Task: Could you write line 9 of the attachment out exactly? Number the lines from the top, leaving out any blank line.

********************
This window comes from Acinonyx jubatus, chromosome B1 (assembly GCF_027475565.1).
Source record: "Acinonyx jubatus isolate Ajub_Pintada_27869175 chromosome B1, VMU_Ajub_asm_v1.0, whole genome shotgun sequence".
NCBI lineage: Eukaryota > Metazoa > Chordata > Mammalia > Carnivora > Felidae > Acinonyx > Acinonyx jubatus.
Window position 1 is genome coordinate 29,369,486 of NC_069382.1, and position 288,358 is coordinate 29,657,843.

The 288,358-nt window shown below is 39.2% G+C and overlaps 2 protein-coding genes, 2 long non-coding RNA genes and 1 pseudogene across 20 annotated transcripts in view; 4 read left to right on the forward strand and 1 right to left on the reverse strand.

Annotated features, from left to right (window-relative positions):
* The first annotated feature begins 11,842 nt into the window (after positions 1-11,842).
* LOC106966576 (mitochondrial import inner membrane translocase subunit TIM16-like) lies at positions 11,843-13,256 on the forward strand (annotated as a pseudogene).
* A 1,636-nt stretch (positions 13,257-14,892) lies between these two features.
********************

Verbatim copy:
* A 1,636-nt stretch (positions 13,257-14,892) lies between these two features.